, date_part('year', current_date - interval '3 
month')||to_char(date_part('month', current_date - interval '3 
month'),'FM09')
      , date_part('year', current_date - interval '4 
month')||to_char(date_part('month', current_date - interval '4 
month'),'FM09')
      , date_part('year', current_date - interval '5 
month')||to_char(date_part('month', current_date - interval '5 
month'),'FM09')
      , date_part('year', current_date - interval '6 
month')||to_char(date_part('month', current_date - interval '6 
month'),'FM09')
      , date_part('year', current_date - interval '7 
month')||to_char(date_part('month', current_date - interval '7 
month'),'FM09')
      , date_part('year', current_date - interval '8 
month')||to_char(date_part('month', current_date - interval '8 
month'),'FM09')
      , date_part('year', current_date - interval '9 
month')||to_char(date_part('month', current_date - interval '9 
month'),'FM09')
      , date_part('year', current_date - interval '10 
month')||to_char(date_part('month', current_date - interval '10 
month'),'FM09')
      , date_part('year', current_date - interval '11 
month')||to_char(date_part('month', current_date - interval '11 
month'),'FM09');

Put transactions into time buckets ?

This applies in something like an aged debt report (shown below) and uses some of the techniques highlighted above:

SELECT 
  sltransactionsoverview.customer, 
  sltransactionsoverview.transaction_date, 
  sltransactionsoverview.id, sltransactionsoverview.transaction_type, sltransactionsoverview.our_reference, sltransactionsoverview.ext_reference, 
  sltransactionsoverview.gross_value, 
  sltransactionsoverview.currency, 
  sltransactionsoverview.rate, sltransactionsoverview.description, sltransactionsoverview.payment_terms,
        CASE
            WHEN to_char(sltransactionsoverview.transaction_date::timestamp with time zone, 'YYYYMM'::text) = to_char('now'::text::date::timestamp with time zone, 'YYYYMM'::text) 
            THEN sltransactionsoverview.gross_value
            ELSE 0::numeric
        END AS current_gross, 
        CASE
            WHEN to_char(sltransactionsoverview.transaction_date::timestamp with time zone, 'YYYYMM'::text) = to_char('now'::text::date - '1 mon'::interval, 'YYYYMM'::text)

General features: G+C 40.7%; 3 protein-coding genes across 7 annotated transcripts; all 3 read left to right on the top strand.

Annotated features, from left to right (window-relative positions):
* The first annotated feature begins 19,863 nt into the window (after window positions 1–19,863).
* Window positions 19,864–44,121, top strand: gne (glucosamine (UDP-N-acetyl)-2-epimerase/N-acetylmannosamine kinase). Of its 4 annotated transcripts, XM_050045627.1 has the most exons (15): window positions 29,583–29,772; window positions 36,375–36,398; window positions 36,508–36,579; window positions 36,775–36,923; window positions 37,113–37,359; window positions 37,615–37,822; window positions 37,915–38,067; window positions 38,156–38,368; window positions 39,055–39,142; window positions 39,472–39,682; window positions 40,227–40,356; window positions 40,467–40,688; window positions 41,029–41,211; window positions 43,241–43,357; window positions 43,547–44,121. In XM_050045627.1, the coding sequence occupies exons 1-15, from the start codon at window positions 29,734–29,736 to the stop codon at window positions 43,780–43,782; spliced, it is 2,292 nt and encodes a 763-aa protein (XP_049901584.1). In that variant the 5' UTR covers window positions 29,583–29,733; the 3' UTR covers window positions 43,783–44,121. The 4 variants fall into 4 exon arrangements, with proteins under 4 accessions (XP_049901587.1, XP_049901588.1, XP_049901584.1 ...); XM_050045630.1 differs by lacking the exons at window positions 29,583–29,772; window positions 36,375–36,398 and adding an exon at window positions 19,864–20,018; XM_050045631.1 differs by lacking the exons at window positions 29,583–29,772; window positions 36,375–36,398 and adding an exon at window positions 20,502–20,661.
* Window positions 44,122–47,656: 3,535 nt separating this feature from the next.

THEN sltransactionsoverview.gross_value
            ELSE 0::numeric
        END AS m1_gross, 
        CASE
            WHEN to_char(sltransactionsoverview.transaction_date::timestamp with time zone, 'YYYYMM'::text) = to_char('now'::text::date - '2 mons'::interval, 'YYYYMM'::text) 
            THEN sltransactionsoverview.gross_value
            ELSE 0::numeric
        END AS m2_gross, 
        CASE
            WHEN to_char(sltransactionsoverview.transaction_date::timestamp with time zone, 'YYYYMM'::text) = to_char('now'::text::date - '3 mons'::interval, 'YYYYMM'::text) 
            THEN sltransactionsoverview.gross_value
            ELSE 0::numeric
        END AS m3_gross, 
        CASE
            WHEN to_char(sltransactionsoverview.transaction_date::timestamp with time zone, 'YYYYMM'::text) = to_char('now'::text::date - '4 mons'::interval, 'YYYYMM'::text) 
            THEN sltransactionsoverview.gross_value
            ELSE 0::numeric
        END AS m4_gross, 
        CASE
            WHEN to_char(sltransactionsoverview.transaction_date::timestamp with time zone, 'YYYYMM'::text) <= to_char('now'::text::date - '5 mons'::interval, 'YYYYMM'::text) 
            THEN sltransactionsoverview.gross_value
            ELSE 0::numeric
        END AS m5_gross
   FROM sltransactionsoverview
   LEFT JOIN slmaster_overview ON sltransactionsoverview.slmaster_id = slmaster_overview.id
   LEFT JOIN companyoverview ON slmaster_overview.company_id = companyoverview.id
   LEFT JOIN countries ON companyoverview.countrycode = countries.code
  WHERE sltransactionsoverview.status::text `<>` 'P'::text
  ORDER BY sltransactionsoverview.customer, sltransactionsoverview.transaction_date, sltransactionsoverview.id;